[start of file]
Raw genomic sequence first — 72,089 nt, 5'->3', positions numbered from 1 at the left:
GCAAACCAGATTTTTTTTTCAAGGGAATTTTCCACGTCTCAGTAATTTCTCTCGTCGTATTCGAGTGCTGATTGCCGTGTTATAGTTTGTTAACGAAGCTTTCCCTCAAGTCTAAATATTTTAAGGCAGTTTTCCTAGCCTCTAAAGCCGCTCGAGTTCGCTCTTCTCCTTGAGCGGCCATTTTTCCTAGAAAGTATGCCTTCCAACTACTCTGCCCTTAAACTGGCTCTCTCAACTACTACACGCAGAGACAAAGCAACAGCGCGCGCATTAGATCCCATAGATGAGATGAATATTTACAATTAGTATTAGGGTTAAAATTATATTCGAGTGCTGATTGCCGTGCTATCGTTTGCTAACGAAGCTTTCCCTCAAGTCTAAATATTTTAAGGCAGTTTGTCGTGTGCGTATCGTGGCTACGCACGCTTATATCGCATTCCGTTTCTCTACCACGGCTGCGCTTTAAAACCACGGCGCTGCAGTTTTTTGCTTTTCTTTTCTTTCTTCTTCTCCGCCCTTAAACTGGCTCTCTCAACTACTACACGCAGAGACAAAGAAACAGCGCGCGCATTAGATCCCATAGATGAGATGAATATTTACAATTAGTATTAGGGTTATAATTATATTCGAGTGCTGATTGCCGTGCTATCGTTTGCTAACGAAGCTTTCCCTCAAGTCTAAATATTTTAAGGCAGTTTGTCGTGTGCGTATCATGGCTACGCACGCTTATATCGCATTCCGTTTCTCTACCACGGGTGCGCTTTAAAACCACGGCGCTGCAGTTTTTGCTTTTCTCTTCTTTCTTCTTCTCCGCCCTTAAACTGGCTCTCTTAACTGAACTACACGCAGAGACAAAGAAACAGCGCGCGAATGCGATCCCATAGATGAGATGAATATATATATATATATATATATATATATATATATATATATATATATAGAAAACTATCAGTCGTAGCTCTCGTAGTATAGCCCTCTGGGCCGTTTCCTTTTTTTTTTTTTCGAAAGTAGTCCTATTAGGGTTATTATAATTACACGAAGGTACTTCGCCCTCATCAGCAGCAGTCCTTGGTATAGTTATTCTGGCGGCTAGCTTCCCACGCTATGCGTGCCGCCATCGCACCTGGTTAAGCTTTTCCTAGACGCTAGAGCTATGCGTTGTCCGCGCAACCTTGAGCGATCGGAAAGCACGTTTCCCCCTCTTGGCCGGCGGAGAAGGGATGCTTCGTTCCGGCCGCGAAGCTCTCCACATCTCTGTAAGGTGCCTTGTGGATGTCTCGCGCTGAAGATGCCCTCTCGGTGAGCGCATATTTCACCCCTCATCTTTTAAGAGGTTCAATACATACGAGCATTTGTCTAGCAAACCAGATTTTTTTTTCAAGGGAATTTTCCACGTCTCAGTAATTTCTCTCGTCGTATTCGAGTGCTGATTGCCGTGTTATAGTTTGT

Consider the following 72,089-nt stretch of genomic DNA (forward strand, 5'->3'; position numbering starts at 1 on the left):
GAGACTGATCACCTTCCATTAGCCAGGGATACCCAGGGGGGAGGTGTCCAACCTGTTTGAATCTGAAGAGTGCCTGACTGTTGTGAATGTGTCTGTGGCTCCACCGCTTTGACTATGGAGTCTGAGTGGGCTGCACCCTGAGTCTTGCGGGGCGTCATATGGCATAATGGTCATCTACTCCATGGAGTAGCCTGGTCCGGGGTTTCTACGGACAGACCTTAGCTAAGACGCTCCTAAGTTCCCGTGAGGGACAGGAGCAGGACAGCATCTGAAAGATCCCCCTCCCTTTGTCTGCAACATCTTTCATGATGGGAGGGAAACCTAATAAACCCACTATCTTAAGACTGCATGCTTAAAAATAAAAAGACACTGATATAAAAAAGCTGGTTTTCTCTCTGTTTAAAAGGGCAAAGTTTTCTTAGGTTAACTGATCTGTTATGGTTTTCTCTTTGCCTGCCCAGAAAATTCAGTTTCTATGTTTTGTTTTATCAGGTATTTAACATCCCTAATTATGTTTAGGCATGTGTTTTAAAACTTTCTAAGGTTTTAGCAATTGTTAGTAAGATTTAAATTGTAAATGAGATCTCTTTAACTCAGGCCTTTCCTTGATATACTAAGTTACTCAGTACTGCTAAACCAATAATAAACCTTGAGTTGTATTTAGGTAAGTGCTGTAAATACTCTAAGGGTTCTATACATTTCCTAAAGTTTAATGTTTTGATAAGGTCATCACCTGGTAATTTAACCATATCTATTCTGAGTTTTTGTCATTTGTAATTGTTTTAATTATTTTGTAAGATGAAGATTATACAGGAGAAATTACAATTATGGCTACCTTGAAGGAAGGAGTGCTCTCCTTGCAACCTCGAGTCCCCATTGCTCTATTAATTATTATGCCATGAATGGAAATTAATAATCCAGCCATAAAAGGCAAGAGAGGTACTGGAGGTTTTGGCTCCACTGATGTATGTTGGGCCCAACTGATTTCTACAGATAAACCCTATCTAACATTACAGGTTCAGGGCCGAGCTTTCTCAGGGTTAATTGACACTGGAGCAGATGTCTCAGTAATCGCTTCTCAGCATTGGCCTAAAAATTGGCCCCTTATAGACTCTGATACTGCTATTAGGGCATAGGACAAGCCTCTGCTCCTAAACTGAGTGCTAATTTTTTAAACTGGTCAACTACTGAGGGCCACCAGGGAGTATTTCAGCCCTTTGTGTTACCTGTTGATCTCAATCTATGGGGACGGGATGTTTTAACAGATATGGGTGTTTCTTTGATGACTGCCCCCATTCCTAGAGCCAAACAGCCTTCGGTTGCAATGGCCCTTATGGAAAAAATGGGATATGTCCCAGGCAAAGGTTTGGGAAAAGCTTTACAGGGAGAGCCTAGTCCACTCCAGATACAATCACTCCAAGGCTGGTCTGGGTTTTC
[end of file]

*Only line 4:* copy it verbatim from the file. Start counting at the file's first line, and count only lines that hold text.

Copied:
GAGACTGATCACCTTCCATTAGCCAGGGATACCCAGGGGGGAGGTGTCCAACCTGTTTGAATCTGAAGAGTGCCTGACTGTTGTGAATGTGTCTGTGGCTCCACCGCTTTGACTATGGAGTCTGAGTGGGCTGCACCCTGAGTCTTGCGGGGCGTCATATGGCATAATGGTCATCTACTCCATGGAGTAGCCTGGTCCGGGGTTTCTACGGACAGACCTTAGCTAAGACGCTCCTAAGTTCCCGTGAGGGACAGGAGCAGGACAGCATCTGAAAGATCCCCCTCCCTTTGTCTGCAACATCTTTCATGATGGGAGGGAAACCTAATAAACCCACTATCTTAAGACTGCATGCTTAAAAATAAAAAGACACTGATATAAAAAAGCTGGTTTTCTCTCTGTTTAAAAGGGCAAAGTTTTCTTAGGTTAACTGATCTGTTATGGTTTTCTCTTTGCCTGCCCAGAAAATTCAGTTTCTATGTTTTGTTTTATCAGGTATTTAACATCCCTAATTATGTTTAGGCATGTGTTTTAAAACTTTCTAAGGTTTTAGCAATTGTTAGTAAGATTTAAATTGTAAATGAGATCTCTTTAACTCAGGCCTTTCCTTGATATACTAAGTTACTCAGTACTGCTAAACCAATAATAAACCTTGAGTTGTATTTAGGTAAGTGCTGTAAATACTCTAAGGGTTCTATACATTTCCTAAAGTTTAATGTTTTGATAAGGTCATCACCTGGTAATTTAACCATATCTATTCTGAGTTTTTGTCATTTGTAATTGTTTTAATTATTTTGTAAGATGAAGATTATACAGGAGAAATTACAATTATGGCTACCTTGAAGGAAGGAGTGCTCTCCTTGCAACCTCGAGTCCCCATTGCTCTATTAATTATTATGCCATGAATGGAAATTAATAATCCAGCCATAAAAGGCAAGAGAGGTACTGGAGGTTTTGGCTCCACTGATGTATGTTGGGCCCAACTGATTTCTACAGATAAACCCTATCTAACATTACAGGTTCAGGGCCGAGCTTTCTCAGGGTTAATTGACACTGGAGCAGATGTCTCAGTAATCGCTTCTCAGCATTGGCCTAAAAATTGGCCCCTTATAGACTCTGATACTGCTATTAGGGCATAGGACAAGCCTCTGCTCCTAAACTGAGTGCTAATTTTTTAAACTGGTCAACTACTGAGGGCCACCAGGGAGTATTTCAGCCCTTTGTGTTACCTGTTGATCTCAATCTATGGGGACGGGATGTTTTAACAGATATGGGTGTTTCTTTGATGACTGCCCCCATTCCTAGAGCCAAACAGCCTTCGGTTGCAATGGCCCTTATGGAAAAAATGGGATATGTCCCAGGCAAAGGTTTGGGAAAAGCTTTACAGGGAGAGCCTAGTCCACTCCAGATACAATCACTCCAAGGCTGGTCTGGGTTTTC